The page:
Brightness - Quantity contrast, darker and lighter colours

By building the colour-wheel in the previous section, you've taken an important step toward using more of your Lego collection, like greyscales however, colours are not equally bright, and you need to take this into account when creating colourschemes:

On one hand you wish to know whether the colours are sufficiently distinguished or fade too much into each other, making it hard to photograph and appreciate the MOC.
On the other hand you will be able to use brightness and colour quantity to throw off the neatness and actively use the contrast to create visual interest.

Brightness values and quantity contrast

This is made obvious when you turn your images into black and white.

Goethe gave the following brightness values to the primary and secondary colours:

Yellow 9
Orange 8
Red 6
Purple 3
Blue 4
Green 6

These brightness values can be used to calculate how much you need of two contrasting colours if you wish that they appear en "equal" quantity:

This means that in a dual contrasting colourscheme you’ll have to use

Note that Goethe published these figures in 1810, well before the invention of the camera, Lego palette, and photo editing software, so they should only be considered as rough guidelines.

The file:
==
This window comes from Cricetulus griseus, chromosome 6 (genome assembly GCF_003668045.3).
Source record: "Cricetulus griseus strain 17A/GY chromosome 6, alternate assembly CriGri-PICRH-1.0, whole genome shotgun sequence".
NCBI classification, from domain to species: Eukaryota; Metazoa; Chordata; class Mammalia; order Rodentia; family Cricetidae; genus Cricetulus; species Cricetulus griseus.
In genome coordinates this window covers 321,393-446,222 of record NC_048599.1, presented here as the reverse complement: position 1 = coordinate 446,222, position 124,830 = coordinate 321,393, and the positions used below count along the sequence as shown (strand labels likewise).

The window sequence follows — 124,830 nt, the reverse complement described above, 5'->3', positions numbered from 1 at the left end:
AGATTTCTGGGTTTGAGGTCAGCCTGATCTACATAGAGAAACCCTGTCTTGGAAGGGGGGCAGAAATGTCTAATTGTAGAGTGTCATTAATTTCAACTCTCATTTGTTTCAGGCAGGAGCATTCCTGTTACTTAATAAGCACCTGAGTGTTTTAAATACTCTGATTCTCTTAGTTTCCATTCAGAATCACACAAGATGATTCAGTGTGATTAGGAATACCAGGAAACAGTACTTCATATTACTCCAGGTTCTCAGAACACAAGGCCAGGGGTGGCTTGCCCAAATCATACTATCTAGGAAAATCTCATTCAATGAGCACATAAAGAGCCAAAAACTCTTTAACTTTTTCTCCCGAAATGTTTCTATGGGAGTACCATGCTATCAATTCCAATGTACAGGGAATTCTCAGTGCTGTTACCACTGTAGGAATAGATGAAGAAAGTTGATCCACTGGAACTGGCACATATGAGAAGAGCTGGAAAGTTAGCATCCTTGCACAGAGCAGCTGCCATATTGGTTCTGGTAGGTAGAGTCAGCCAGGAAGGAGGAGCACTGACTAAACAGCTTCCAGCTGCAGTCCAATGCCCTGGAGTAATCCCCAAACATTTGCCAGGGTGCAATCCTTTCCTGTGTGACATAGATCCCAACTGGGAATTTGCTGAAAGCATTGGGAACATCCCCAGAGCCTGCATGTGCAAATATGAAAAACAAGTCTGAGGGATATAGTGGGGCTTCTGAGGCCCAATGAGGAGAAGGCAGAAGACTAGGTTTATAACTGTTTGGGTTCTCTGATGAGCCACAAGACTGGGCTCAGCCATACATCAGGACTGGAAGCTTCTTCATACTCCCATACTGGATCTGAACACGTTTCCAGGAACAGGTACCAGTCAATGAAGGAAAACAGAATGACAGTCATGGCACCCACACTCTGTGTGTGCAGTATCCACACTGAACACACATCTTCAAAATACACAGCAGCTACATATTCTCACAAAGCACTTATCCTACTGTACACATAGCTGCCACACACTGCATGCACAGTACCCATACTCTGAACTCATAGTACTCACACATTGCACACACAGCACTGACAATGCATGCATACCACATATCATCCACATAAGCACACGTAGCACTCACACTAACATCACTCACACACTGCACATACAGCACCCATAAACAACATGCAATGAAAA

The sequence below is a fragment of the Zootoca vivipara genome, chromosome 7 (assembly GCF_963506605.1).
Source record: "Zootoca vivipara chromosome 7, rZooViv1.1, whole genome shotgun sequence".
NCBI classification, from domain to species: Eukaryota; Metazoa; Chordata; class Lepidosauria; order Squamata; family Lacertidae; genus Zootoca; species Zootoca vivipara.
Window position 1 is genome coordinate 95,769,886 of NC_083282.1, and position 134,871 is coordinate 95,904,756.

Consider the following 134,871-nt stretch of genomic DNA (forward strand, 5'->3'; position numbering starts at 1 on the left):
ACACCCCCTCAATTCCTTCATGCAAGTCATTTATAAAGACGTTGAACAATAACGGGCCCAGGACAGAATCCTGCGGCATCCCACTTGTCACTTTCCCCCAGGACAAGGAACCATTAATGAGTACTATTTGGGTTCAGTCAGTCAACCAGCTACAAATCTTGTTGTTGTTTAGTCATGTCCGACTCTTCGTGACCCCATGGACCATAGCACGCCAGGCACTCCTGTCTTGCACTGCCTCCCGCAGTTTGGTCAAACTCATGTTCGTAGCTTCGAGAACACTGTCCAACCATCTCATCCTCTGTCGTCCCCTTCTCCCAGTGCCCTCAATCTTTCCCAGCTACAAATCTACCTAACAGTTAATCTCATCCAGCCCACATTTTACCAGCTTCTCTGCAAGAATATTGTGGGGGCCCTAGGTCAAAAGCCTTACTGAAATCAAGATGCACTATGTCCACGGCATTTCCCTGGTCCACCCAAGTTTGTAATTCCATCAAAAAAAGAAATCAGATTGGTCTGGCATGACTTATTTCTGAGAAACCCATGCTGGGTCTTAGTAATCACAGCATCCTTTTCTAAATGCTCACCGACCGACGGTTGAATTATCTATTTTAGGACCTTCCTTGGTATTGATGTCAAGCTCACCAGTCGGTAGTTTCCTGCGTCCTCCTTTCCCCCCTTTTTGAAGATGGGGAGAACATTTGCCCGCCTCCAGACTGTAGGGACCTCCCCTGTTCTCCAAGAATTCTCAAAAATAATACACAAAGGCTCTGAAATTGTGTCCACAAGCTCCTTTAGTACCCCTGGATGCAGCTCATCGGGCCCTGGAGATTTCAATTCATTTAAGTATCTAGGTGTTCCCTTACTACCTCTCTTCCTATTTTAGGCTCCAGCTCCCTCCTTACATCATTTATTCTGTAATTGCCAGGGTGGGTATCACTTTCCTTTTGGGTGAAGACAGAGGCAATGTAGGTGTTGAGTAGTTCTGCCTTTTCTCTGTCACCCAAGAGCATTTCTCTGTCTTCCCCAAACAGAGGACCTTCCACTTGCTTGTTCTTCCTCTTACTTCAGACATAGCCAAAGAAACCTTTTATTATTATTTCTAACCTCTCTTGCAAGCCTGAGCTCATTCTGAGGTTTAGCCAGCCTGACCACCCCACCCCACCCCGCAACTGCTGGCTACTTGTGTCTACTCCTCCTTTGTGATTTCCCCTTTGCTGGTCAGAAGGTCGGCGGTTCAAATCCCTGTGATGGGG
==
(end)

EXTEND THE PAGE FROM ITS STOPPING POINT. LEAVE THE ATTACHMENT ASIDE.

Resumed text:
Quantity Contrast Colour-wheel

These proportion can be illustrated with the special quantity-contrast wheel to the right.

The basic principle is that you

  1. Leave out all tertiary colours
  2. Arrange all six pairs of contrasting primary and secondary colours (roughly) opposite each other
  3. In the relative proportions mentioned above.

You probably won't need the quantity-wheel as much as the regular colour-wheel, but it's a good thing to have standing around, as a reminder.

Testing your WIP with photoshop

You can use photoshop and WIP-shots to test your colour-combinations during the building process. However, don't just use desaturate because it'll just flatten the colours (like in the image on the right), which gives you no information at all.

Instead you should adjust via image > adjustment > channel mixer. You can see why and how in this CS4 tutorial.
Adjusting the settings by RGB 50,80,0% seem to create a pretty decent result, but you may want to use the colour-wheel image to experiment with the settings yourself.


In the last section of the colour theory, we'll take a look at colour positioning and simultaneous contrast.

[return to colour tutorial index]

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